There is no way to know a country in only one week, but I have enjoyed what I have learned and done in Peru so far. I quickly left the smoggy metropolis of Lime (population almost 10 million) and headed north to the mountain city of Huaraz.
Huaraz is a bustling city all its own, with few striking historic buildings, mostly because most of the city was destroyed in a 1970 earthquake. Still, it has a friendly charm, plenty of good restaurants, and great views. Huaraz is situated just below the Cordillera Blanca mountain range (part of the Andes) and the line of snow-capped peaks dominate the sky. Huaraz is also culturally rich with pre-Inca ruins and a thriving Quechua culture.
Perhaps the mountains and the number of women walking around with woven shawls, shirts, and large hats is the thing that is the most different from the Latin American I got to know in Colombia. Indigenous culture is much more alive and well in Peru than it is in most parts of Colombia.
I was able to visit the ruins of Chavin, a gorgeous if bumpy 3-hour drive from the city. I finally caved and went with an arranged tour so I could stop at some lakes along the way and make sure I get back in time. And it worked out wonderfully—instead of traveling with other gringos like myself, it was me and 12 Peruvian teenaged boys and their teacher. The boys were from the northern city of Cajamarca, were super polite and funny and we had a good time in the bus and touring the ruins.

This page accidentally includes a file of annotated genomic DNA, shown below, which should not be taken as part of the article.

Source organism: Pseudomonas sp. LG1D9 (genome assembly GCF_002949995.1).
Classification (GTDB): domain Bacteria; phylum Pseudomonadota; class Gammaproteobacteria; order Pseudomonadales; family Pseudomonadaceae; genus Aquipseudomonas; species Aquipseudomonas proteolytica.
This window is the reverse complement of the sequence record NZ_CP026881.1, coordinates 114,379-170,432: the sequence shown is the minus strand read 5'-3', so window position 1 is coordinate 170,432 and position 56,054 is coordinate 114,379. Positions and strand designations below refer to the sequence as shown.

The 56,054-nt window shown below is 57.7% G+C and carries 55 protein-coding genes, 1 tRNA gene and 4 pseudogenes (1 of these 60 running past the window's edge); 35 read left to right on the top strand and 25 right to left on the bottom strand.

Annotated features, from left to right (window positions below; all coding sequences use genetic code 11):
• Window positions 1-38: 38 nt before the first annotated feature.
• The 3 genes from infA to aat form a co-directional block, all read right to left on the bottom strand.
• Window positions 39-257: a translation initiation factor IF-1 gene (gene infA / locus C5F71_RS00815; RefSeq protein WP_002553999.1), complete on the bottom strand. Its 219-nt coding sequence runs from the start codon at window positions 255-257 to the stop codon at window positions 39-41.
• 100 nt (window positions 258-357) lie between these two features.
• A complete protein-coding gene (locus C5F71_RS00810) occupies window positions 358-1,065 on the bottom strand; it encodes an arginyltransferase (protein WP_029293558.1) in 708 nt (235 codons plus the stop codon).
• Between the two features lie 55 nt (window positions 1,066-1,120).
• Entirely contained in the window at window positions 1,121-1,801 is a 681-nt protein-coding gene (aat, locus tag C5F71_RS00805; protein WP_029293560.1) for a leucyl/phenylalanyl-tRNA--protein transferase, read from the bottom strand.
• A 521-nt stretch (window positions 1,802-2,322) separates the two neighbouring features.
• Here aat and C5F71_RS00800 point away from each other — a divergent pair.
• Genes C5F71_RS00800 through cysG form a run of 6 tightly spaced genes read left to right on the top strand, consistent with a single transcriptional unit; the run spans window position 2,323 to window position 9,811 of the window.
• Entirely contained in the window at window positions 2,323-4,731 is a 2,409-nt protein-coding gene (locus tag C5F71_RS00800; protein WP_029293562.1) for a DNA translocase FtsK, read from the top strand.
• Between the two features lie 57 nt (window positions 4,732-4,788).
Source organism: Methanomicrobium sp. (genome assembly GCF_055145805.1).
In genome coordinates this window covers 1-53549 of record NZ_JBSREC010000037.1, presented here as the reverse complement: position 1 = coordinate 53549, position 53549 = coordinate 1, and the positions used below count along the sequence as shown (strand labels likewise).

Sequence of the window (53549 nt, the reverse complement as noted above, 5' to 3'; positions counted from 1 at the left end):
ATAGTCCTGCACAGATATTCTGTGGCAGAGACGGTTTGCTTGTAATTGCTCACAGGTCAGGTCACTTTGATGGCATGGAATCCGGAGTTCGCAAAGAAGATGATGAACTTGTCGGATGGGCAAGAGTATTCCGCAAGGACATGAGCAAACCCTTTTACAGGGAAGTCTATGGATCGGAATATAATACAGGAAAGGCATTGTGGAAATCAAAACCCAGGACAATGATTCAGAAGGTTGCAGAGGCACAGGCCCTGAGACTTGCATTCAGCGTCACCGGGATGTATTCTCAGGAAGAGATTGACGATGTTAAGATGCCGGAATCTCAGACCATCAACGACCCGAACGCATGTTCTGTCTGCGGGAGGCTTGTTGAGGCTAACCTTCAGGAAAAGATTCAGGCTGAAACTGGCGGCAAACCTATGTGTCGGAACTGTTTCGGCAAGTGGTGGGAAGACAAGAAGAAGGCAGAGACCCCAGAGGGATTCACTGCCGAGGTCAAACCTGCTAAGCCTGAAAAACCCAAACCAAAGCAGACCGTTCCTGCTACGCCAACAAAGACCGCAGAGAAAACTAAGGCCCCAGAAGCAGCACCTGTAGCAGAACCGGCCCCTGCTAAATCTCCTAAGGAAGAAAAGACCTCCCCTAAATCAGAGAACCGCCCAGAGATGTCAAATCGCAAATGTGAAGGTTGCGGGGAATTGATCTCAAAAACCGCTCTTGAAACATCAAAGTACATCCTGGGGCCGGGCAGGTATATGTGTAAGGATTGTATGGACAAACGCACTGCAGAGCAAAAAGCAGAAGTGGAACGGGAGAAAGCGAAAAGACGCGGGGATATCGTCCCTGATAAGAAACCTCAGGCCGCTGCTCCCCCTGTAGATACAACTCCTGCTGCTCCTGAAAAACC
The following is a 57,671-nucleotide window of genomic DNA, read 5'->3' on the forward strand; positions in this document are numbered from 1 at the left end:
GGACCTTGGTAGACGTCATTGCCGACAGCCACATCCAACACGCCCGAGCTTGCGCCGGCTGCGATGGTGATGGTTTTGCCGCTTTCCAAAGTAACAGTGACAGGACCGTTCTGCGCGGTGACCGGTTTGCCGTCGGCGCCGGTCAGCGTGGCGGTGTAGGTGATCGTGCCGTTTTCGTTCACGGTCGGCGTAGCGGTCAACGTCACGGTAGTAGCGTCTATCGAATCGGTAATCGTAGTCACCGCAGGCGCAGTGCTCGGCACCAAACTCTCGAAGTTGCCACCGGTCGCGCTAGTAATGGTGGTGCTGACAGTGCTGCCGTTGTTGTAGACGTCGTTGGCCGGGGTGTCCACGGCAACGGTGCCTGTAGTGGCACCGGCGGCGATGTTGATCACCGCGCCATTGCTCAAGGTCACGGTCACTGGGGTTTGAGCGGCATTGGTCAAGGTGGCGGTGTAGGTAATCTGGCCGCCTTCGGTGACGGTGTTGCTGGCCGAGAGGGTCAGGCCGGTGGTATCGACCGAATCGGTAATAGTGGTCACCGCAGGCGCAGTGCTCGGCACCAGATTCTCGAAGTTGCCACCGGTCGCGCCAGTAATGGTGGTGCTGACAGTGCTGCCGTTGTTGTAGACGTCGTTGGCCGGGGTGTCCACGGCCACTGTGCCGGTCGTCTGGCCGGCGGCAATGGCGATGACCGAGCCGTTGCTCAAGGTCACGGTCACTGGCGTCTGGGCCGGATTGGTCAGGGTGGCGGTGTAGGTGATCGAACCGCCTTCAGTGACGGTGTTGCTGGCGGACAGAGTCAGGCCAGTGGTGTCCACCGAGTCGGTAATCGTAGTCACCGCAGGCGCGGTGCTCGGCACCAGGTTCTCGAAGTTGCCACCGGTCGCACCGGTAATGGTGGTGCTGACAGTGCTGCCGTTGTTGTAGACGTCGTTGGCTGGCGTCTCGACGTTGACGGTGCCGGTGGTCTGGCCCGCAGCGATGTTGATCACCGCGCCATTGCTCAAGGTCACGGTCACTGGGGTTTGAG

The Cordillera Blanca also offers great hiking and a national park, so naturally I had to go. One day I walked up past a small village to a great viewpoint of the mountains and my Monday was spent in Huascarán National Park slowly making my way up and down to a lake simply called Languna 69.
The elevation gain was over 2000 ft (700-900 m depending on who you talked to) but that was not why it was so difficult. Turns out the top was at 4,600 meters above sea level–15,090 feet. Higher than Mt. Rainer! I haven’t had any problems with altitude sickness, but towards the end of the steep climb, I did have to stop to rest about every two minutes. However, the turquoise lake with the bright white mountains rising up in front of us was well worth it.
Off to a few more days in the north, then back to Lima and a flight to Iquitos, in the Amazon. My time of cool weather is almost over as I head back to Colombia.
The reaction of other travelers when I say I will be spending three weeks in Colombia is very interesting — even with people who just took a night bus to a tiny Peruvian town take a pause and then ask, ¨Colombia? I thought about going there, but wasn´t sure I should…¨ Yes, world, Colombia is safe to visit.
But until I head back there to enjoy it, I will look forward to the rest of my time in Peru.